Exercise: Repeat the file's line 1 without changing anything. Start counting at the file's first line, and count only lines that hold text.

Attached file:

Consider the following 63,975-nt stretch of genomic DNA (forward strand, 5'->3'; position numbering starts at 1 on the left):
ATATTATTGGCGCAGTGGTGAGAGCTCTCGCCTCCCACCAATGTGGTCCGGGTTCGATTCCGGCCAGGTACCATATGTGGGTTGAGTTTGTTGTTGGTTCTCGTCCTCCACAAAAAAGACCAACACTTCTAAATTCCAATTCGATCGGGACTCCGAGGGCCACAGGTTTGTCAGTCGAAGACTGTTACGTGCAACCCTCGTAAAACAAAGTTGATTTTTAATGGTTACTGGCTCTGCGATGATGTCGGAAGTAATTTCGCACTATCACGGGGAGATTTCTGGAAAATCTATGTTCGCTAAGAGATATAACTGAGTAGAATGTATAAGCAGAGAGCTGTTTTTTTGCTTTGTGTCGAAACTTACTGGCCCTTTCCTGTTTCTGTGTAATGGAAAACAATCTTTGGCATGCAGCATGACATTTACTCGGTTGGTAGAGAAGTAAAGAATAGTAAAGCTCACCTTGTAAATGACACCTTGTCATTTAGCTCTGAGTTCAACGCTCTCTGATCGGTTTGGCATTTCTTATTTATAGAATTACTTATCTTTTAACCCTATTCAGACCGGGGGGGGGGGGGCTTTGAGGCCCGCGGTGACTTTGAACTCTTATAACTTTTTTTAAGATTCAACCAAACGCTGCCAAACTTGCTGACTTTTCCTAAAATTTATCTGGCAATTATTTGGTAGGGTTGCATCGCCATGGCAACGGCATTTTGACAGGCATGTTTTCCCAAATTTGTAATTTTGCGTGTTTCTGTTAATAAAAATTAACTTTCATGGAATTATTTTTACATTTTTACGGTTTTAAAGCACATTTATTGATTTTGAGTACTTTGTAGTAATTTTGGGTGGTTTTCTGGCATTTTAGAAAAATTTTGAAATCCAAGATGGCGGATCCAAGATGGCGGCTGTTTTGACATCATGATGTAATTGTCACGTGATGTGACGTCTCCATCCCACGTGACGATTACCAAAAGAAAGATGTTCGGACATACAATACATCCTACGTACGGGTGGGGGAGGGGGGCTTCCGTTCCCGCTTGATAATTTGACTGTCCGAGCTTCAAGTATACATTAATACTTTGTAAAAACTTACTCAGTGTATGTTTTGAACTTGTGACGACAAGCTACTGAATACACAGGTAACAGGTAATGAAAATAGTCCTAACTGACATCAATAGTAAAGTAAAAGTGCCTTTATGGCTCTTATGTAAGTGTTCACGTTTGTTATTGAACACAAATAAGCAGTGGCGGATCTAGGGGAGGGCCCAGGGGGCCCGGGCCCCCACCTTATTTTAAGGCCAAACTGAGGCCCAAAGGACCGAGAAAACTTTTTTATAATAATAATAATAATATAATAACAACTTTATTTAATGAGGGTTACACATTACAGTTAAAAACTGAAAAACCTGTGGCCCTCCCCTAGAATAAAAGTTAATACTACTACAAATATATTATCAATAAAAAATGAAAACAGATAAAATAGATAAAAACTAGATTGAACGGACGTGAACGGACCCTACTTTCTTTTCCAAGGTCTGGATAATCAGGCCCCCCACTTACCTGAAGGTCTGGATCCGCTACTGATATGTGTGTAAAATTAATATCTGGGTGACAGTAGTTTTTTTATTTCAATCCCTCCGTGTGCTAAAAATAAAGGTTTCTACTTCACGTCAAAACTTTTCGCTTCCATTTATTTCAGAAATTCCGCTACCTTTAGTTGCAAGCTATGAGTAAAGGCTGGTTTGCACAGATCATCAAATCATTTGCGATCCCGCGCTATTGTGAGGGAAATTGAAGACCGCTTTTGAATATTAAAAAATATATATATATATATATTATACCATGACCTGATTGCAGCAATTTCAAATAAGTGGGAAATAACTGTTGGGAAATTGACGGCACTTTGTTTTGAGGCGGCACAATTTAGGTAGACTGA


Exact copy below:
Consider the following 63,975-nt stretch of genomic DNA (forward strand, 5'->3'; position numbering starts at 1 on the left):